Somalia’s Al-Shabab storm military base in country’s south, kill 27 soldiers

People look at damaged shops after two car bombs were detonated and three Shabab gunmen were shot dead after exchanging fire with security forces outside the presidential palace in Mogadishu, on July 14, 2018. (File Photo: AFP/Mohamed Abdiwahab)
Updated 23 July 2018
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Somalia’s Al-Shabab storm military base in country’s south, kill 27 soldiers

  • The base is some 50 km (31 miles) away from the port city of Kismayu
  • Al Shabab attacked the same base in June, wounding seven soldiers

MOGADISHU: Somalia’s Al-Shabab group said on Monday its fighters had attacked a military base in the south of the country, killing 27 soldiers.
“We first attacked the base with a suicide car bomb and then stormed. We killed 27 soldiers and took the base. Some soldiers fled into the jungles,” Abdiasis Abu Musab, Al-Shabab’s military operation spokesman said.
The base is some 50 km (31 miles) away from the port city of Kismayu. There was no immediate comment from government official on the attack.
Al Shabab fights to topple Somalia’s central government and impose its a rule based on its own strict interpretation of Islam’s Sharia law.
Al Shabab attacked the same base in June, wounding seven soldiers.


UK and Russia hold first talks in over a year

Updated 20 min 28 sec ago
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UK and Russia hold first talks in over a year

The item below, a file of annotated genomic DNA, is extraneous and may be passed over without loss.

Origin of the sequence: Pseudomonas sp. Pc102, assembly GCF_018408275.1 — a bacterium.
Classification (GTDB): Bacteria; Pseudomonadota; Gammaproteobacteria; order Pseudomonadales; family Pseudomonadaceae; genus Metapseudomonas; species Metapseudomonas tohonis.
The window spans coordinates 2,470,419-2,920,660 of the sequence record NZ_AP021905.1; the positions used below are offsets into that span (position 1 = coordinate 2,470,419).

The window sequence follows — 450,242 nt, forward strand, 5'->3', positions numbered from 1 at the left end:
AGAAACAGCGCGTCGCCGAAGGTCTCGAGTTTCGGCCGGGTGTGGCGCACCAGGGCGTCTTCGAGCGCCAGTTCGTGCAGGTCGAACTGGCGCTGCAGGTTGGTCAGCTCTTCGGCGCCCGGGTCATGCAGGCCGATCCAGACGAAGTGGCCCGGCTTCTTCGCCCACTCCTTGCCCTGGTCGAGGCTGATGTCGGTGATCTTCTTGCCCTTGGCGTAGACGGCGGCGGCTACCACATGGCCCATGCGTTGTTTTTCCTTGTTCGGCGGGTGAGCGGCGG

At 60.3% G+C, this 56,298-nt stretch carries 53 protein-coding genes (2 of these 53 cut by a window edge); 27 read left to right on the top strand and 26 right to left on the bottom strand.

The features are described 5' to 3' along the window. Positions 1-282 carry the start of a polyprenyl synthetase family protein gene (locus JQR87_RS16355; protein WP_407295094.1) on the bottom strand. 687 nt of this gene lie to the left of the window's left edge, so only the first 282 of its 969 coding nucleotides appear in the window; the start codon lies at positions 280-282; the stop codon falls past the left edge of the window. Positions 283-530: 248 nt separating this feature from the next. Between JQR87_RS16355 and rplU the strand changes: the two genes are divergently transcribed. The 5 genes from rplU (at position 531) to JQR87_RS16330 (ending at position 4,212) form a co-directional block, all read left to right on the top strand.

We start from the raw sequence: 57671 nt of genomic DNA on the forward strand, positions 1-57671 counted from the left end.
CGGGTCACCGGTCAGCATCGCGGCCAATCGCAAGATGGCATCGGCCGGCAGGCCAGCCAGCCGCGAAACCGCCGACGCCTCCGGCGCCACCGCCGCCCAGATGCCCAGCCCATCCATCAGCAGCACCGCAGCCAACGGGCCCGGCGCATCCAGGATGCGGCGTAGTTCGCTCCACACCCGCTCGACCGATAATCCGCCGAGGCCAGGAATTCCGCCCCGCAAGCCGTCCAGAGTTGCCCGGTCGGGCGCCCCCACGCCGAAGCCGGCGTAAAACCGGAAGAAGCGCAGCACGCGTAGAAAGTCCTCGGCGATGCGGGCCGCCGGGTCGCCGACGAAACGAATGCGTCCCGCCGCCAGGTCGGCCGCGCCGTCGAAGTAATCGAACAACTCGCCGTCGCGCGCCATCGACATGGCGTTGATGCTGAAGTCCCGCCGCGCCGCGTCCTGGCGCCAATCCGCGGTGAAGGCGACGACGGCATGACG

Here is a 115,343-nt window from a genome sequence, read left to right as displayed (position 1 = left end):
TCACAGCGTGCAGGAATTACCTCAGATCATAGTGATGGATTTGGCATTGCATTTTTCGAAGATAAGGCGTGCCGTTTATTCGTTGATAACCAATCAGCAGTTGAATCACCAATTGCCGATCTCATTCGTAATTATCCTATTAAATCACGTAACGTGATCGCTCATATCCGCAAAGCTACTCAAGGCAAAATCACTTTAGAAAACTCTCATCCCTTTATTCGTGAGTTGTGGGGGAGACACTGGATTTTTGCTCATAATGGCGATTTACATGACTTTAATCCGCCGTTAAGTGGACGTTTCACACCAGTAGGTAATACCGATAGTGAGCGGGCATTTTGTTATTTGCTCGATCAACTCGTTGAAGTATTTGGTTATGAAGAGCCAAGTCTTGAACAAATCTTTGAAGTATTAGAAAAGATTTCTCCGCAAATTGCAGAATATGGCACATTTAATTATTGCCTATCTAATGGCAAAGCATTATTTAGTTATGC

• The meeting is the first between ministers from the two countries following the poisoning of a former Russian spy in the English city of Salisbury on March 4
  • The attempted assassination of Sergei Skripal, which Britain said was done using a Soviet era nerve agent Novichok, plunged relations to their lowest ebb in decades

LONDON: Junior foreign ministers from Britain and Russia met in Germany on Saturday in the highest-level contact between the two countries since an alleged nerve agent attack in Britain last March froze diplomatic relations.
Britain’s Minister for Europe Alan Duncan held talks with Russia’s First Deputy Foreign Minister Vladimir Titov on the margins of the Munich Security Conference, according to the foreign office in London.
“Alan underlined that we have deep differences, and the Russian state would need to choose a different path and act as a responsible international partner before there can be a change in our current relationship with Russia,” it said in a statement.
The meeting is the first between ministers from the two countries following the poisoning of a former Russian spy in the English city of Salisbury on March 4 which Britain has blamed on Moscow.
The attempted assassination of Sergei Skripal, which Britain said was done using a Soviet era nerve agent Novichok, plunged relations to their lowest ebb in decades.
The attack killed a British woman who came into contact with the Novichok, as well as injuring several others including a policeman.
Among a raft of responses, London suspended all planned high-level bilateral contacts between the two countries, and canceled ministers and members of the royal family attending last summer’s World Cup in Russia.
“(The) minister reiterated the UK’s and Allies’ firm stance in response to the Russian state’s reckless use of chemical weapons in Salisbury,” the foreign office added in its statement.
“He made clear that Russia must address the concerns of the international community.
“This includes ending its destabilising activity in Ukraine; and the persecution of the LGBT community in Chechnya.”
The foreign office said Britain would continue to “build and strengthen our cultural ties and people to people links with Russia wherever we can.”
Ministers from around the world, including those from the US, France, Britain, and Germany, are taking part in several days of talks in Munich this weekend centered on global security issues.